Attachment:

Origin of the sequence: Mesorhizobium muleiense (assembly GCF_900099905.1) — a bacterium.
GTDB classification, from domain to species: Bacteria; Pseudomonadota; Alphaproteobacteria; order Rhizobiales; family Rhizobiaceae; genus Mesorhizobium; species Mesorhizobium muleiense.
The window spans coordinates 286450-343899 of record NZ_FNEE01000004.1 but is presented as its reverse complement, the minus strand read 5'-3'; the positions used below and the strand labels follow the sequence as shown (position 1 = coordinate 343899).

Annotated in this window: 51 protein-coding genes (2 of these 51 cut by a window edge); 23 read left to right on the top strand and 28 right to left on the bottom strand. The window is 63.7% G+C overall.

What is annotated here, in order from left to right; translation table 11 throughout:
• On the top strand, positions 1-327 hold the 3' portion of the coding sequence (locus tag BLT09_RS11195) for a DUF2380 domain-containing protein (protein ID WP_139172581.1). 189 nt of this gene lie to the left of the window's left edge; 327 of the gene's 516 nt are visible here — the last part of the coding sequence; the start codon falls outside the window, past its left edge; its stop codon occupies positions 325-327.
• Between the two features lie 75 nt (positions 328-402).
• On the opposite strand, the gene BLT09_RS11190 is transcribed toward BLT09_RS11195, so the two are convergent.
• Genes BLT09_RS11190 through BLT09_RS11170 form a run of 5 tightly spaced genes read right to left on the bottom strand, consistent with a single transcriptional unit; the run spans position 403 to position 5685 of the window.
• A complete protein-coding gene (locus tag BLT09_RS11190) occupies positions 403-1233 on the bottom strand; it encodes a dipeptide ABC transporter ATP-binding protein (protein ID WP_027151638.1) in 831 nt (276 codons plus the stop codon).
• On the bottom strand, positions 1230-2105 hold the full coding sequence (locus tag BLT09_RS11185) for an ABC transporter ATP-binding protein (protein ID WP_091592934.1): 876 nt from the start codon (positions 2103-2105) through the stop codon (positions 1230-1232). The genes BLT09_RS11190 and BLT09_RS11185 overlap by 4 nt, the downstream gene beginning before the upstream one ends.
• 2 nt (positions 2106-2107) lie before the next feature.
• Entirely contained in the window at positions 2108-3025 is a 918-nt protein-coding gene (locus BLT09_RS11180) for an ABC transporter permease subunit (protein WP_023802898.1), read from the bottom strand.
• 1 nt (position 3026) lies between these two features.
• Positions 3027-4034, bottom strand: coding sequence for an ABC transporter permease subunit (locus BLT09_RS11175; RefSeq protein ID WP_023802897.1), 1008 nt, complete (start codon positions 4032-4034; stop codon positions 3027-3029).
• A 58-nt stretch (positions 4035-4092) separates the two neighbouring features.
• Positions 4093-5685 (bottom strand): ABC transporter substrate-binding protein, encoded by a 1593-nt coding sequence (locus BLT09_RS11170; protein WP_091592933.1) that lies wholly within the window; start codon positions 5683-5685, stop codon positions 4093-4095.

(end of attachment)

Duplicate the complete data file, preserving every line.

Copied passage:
Origin of the sequence: Mesorhizobium muleiense (assembly GCF_900099905.1) — a bacterium.
GTDB classification, from domain to species: Bacteria; Pseudomonadota; Alphaproteobacteria; order Rhizobiales; family Rhizobiaceae; genus Mesorhizobium; species Mesorhizobium muleiense.
The window spans coordinates 286450-343899 of record NZ_FNEE01000004.1 but is presented as its reverse complement, the minus strand read 5'-3'; the positions used below and the strand labels follow the sequence as shown (position 1 = coordinate 343899).

Annotated in this window: 51 protein-coding genes (2 of these 51 cut by a window edge); 23 read left to right on the top strand and 28 right to left on the bottom strand. The window is 63.7% G+C overall.

What is annotated here, in order from left to right; translation table 11 throughout:
• On the top strand, positions 1-327 hold the 3' portion of the coding sequence (locus tag BLT09_RS11195) for a DUF2380 domain-containing protein (protein ID WP_139172581.1). 189 nt of this gene lie to the left of the window's left edge; 327 of the gene's 516 nt are visible here — the last part of the coding sequence; the start codon falls outside the window, past its left edge; its stop codon occupies positions 325-327.
• Between the two features lie 75 nt (positions 328-402).
• On the opposite strand, the gene BLT09_RS11190 is transcribed toward BLT09_RS11195, so the two are convergent.
• Genes BLT09_RS11190 through BLT09_RS11170 form a run of 5 tightly spaced genes read right to left on the bottom strand, consistent with a single transcriptional unit; the run spans position 403 to position 5685 of the window.
• A complete protein-coding gene (locus tag BLT09_RS11190) occupies positions 403-1233 on the bottom strand; it encodes a dipeptide ABC transporter ATP-binding protein (protein ID WP_027151638.1) in 831 nt (276 codons plus the stop codon).
• On the bottom strand, positions 1230-2105 hold the full coding sequence (locus tag BLT09_RS11185) for an ABC transporter ATP-binding protein (protein ID WP_091592934.1): 876 nt from the start codon (positions 2103-2105) through the stop codon (positions 1230-1232). The genes BLT09_RS11190 and BLT09_RS11185 overlap by 4 nt, the downstream gene beginning before the upstream one ends.
• 2 nt (positions 2106-2107) lie before the next feature.
• Entirely contained in the window at positions 2108-3025 is a 918-nt protein-coding gene (locus BLT09_RS11180) for an ABC transporter permease subunit (protein WP_023802898.1), read from the bottom strand.
• 1 nt (position 3026) lies between these two features.
• Positions 3027-4034, bottom strand: coding sequence for an ABC transporter permease subunit (locus BLT09_RS11175; RefSeq protein ID WP_023802897.1), 1008 nt, complete (start codon positions 4032-4034; stop codon positions 3027-3029).
• A 58-nt stretch (positions 4035-4092) separates the two neighbouring features.
• Positions 4093-5685 (bottom strand): ABC transporter substrate-binding protein, encoded by a 1593-nt coding sequence (locus BLT09_RS11170; protein WP_091592933.1) that lies wholly within the window; start codon positions 5683-5685, stop codon positions 4093-4095.